Most of my work is done with NGOs and n the civil society sector. But as I feel strongly about cross-sector exchange, and finding few conferences that bring together diverse perspectives, I try to go to meetings that focus on different sectors. Last week I went to a business conference on “Emerging Markets” in which the conference organizers included sessions on Africa, China, India, and Latin America. Using my cross-sector lens, here are some of my observations:
- Finding the right global/local balance, customizing what needs to be ‘core’ and what can vary locally is a challenge faced by all entities that operate internationally no matter what sector they may be in.
- All sectors are grappling with the challenges of how to deal with and analyze increasingly large amounts of data.
- Although the regulations they pass can either help or hinder different goals, government tends to be an important focal point of the other sectors.
- The growth of ‘the middle class’ around the world (with more education as well as spending capacity) is increasing expectations from both the perspective of consumers and civil society participation.
- There is a wider range of countries – both in the governmental and business sectors – looking to provide aid, investment and/or develop partnerships.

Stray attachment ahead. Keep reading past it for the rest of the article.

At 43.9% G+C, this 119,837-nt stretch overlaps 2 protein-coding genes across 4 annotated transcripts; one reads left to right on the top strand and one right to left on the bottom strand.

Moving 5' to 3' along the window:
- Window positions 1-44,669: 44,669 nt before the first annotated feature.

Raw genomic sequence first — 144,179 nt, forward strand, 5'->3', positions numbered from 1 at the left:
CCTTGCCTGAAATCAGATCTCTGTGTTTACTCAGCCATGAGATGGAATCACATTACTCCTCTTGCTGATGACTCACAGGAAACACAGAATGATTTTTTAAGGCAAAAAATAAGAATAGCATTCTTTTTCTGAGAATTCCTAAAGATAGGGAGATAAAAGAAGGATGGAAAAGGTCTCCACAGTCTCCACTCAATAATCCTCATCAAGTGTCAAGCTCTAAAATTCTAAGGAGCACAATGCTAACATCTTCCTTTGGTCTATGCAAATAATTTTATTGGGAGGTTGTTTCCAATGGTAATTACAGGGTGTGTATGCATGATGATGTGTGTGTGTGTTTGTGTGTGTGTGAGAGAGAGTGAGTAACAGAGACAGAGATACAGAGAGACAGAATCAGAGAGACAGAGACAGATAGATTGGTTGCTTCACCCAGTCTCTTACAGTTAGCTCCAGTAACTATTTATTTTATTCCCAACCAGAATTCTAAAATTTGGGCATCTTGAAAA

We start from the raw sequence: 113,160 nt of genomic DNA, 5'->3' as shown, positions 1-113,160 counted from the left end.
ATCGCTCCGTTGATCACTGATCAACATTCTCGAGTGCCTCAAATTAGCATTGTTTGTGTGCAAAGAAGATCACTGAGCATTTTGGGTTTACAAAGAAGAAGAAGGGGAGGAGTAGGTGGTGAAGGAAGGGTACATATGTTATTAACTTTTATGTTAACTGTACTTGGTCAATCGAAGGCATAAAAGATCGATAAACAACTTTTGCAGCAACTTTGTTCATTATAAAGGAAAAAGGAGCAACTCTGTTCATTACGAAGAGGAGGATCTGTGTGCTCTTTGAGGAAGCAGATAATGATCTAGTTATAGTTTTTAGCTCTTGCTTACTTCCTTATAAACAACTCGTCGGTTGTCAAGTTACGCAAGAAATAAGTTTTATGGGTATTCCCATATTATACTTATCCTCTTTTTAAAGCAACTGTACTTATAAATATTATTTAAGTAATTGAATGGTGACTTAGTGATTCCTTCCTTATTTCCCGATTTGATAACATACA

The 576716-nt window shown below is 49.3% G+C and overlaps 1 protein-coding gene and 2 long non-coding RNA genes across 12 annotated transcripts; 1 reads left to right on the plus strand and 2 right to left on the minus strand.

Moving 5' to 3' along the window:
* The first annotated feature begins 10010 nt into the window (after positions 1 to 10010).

- Business seems to have more of an orientation towards ‘transformation’, often now referred to under the catch-all phrase of ‘innovation’ and receiving attention in all sectors.
- The business sector is particularly good at ‘taking risk’. Risk is often seen as multi-faceted and business people will look to diversify it and learn from failure, rather than being afraid of risk.
- Entrepreneurs who cannot initially find capital will ‘bootstrap’ their initial operations rather than waiting to get more significant backers.
- Business is the more proprietary sector, often being concerned about sharing many types of learnings that they feel they can either charge for and/or want to keep from potential competitors.
We often hear talk about “what NGOs can learn from business.” As a demonstration that when we have more opportunities to converse cross-sectorally that learning goes in all directions, one representative of a large international bank noted to me that he thought we should also acknowledge what business can learn from NGOs. In our conversation about engaging internationally his example was the time that NGOs put into nurturing local relationships.